Truly honoring King, Sanders said, means bringing that "spirit and courage into the arena in 2017."
The Rev. Raphael Warnock, Ebenezer's senior pastor, didn't call Trump by name, but blasted the president-elect for his treatment of Lewis, now a Georgia congressman whose Atlanta-based congressional district includes Ebenezer.
Lewis angered Trump when he told NBC's "Meet the Press" that he views Trump as an "illegitimate president" because of alleged Russian interference in the campaign. Trump retorted Saturday on Twitter that Lewis is "all talk" and said his district is "falling apart" and "crime infested."
"Anybody who suggests that John Lewis is all talk and no action needs a lesson in American history," Warnock said. As a young man, Lewis was arrested many times and beaten by authorities as he demonstrated for civil and voting rights for black Americans. Warnock called him "the hero of Bloody Sunday and the conscience of the Congress."
Atlanta Mayor Kasim Reed piled on, quoting Trump when he was in Lewis's district a decade ago to open a Trump Tower project that would later fail. Trump, recalled the mayor, said Atlanta, at least then, was doing "a great job" and he was "glad to be here."
"I don't know what changed," Reed said mockingly before praising Lewis as a personal hero.
Lewis was in Miami at King Day events.
Warnock, meanwhile, praised outgoing President Barack Obama as a model for the office. "Thank you, Barack Obama. I'm sad to see you leave," he said. But, he said, Trump's inauguration will mean "one less brother experiences racial profiling."
Some Republicans have defended Trump's criticism of Lewis, arguing it is inappropriate for a congressman to question an incoming president's legitimacy.
Clara Smith, an Atlanta resident who came Monday to Ebenezer, scoffed at any GOP indignation, remembering that Trump for years questioned whether President Barack Obama was a "natural-born citizen," as required by the Constitution to serve as president.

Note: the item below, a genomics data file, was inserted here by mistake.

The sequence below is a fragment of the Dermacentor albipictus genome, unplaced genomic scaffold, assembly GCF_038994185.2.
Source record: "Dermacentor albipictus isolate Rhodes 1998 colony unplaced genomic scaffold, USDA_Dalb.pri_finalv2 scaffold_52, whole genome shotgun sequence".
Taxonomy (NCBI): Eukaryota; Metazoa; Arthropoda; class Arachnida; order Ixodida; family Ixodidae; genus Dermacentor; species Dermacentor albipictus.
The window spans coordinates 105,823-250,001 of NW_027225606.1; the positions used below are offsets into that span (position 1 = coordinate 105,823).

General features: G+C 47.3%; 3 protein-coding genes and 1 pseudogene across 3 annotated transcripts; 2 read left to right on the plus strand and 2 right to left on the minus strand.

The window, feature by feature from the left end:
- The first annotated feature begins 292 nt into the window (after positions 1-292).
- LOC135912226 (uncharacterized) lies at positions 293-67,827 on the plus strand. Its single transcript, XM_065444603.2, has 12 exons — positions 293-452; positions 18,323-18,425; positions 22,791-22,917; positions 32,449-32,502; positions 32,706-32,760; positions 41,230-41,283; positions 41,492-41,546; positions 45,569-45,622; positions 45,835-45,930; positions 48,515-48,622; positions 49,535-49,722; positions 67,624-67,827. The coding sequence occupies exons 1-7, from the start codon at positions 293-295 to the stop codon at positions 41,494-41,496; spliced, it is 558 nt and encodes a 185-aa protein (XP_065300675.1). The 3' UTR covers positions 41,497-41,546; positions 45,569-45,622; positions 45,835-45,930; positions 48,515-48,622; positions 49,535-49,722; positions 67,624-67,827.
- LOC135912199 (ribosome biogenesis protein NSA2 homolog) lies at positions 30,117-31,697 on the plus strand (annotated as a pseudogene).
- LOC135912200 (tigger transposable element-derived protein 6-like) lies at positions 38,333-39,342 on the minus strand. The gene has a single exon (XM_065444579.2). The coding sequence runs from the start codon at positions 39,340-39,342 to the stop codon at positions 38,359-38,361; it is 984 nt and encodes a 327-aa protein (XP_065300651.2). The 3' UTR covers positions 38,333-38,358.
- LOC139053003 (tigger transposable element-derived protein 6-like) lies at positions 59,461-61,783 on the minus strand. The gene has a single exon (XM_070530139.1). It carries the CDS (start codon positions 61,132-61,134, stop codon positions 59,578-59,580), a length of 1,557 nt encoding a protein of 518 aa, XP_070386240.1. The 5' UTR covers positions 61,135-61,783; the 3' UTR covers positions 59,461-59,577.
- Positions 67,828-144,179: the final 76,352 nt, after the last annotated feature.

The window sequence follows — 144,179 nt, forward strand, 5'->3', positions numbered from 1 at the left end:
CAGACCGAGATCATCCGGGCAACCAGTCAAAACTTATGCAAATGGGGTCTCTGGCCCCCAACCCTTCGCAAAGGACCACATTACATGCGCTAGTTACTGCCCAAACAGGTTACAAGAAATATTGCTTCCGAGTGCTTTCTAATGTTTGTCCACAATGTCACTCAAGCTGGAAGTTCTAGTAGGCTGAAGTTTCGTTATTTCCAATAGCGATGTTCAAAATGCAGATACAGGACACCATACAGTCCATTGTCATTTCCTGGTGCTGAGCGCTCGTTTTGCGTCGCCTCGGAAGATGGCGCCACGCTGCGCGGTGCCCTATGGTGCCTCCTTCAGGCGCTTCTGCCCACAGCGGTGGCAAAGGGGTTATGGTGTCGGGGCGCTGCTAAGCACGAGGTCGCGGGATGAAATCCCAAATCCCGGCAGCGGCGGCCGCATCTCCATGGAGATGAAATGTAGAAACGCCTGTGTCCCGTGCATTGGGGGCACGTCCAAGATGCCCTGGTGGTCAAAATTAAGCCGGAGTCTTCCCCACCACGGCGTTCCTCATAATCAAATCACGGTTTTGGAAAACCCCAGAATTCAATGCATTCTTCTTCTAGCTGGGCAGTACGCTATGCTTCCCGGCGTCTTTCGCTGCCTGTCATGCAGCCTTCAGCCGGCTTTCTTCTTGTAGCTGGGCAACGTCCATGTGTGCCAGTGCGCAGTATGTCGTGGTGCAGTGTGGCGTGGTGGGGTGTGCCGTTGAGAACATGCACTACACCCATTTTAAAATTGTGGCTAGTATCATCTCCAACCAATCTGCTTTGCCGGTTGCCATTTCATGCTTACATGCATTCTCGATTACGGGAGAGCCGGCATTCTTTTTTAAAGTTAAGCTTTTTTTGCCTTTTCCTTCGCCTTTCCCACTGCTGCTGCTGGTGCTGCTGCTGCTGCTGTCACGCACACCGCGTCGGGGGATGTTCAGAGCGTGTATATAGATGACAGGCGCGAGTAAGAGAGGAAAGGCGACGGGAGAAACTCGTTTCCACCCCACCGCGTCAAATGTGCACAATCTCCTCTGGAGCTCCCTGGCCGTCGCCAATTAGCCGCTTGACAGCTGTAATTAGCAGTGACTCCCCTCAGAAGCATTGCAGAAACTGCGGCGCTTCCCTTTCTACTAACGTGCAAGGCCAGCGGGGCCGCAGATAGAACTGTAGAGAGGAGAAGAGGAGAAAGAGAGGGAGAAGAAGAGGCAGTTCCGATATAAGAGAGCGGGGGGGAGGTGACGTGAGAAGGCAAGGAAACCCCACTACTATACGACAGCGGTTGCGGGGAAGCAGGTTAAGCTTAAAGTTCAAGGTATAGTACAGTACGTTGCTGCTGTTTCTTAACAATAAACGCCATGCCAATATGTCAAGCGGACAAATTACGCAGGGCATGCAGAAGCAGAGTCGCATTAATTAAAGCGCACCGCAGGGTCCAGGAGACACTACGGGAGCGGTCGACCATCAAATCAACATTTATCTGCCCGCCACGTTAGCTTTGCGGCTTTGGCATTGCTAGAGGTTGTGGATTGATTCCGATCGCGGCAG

"He carried on with that knowing full well what he was doing" to the nation's first black president, Smith said.
Smith, 66, recalled joining sit-ins and lunch counters of segregated restaurants in her hometown of Louisville, Kentucky. She said she tries to "ignore" Trump and "his foolishness with the Twitter," but "with everything that's happening around us" she said "we have to pass along that history."
Susan Minsk, 48, came to Ebenezer with her 17-year-old daughter Sophie from Sandy Springs, a Republican-leaning suburb just outside of Atlanta and Lewis's district. As the white mother and daughter waited outside, unsure if they'd be able to get in, Sophie said she worries that Trump's rhetoric will make social tensions worse.
"He just burns so many bridges," she said. "Why make everyone feel more segregated than they do already?"
There are celebrations around the country to honor the slain civil rights leader.
In Memphis, Tennessee, residents of the city where King was killed are honoring his legacy with neighborhood clean-up events and a daylong celebration at the National Civil Rights Museum.
Bicyclists in Detroit have marked the day by pedaling to sites connected to a historic visit the slain civil rights leader made to the city.
About 300 bicyclists participated in Monday's free 10-mile ride, which took in such sites as downtown Detroit's Cobo Center.
The Jackson Free Press contributed to this story.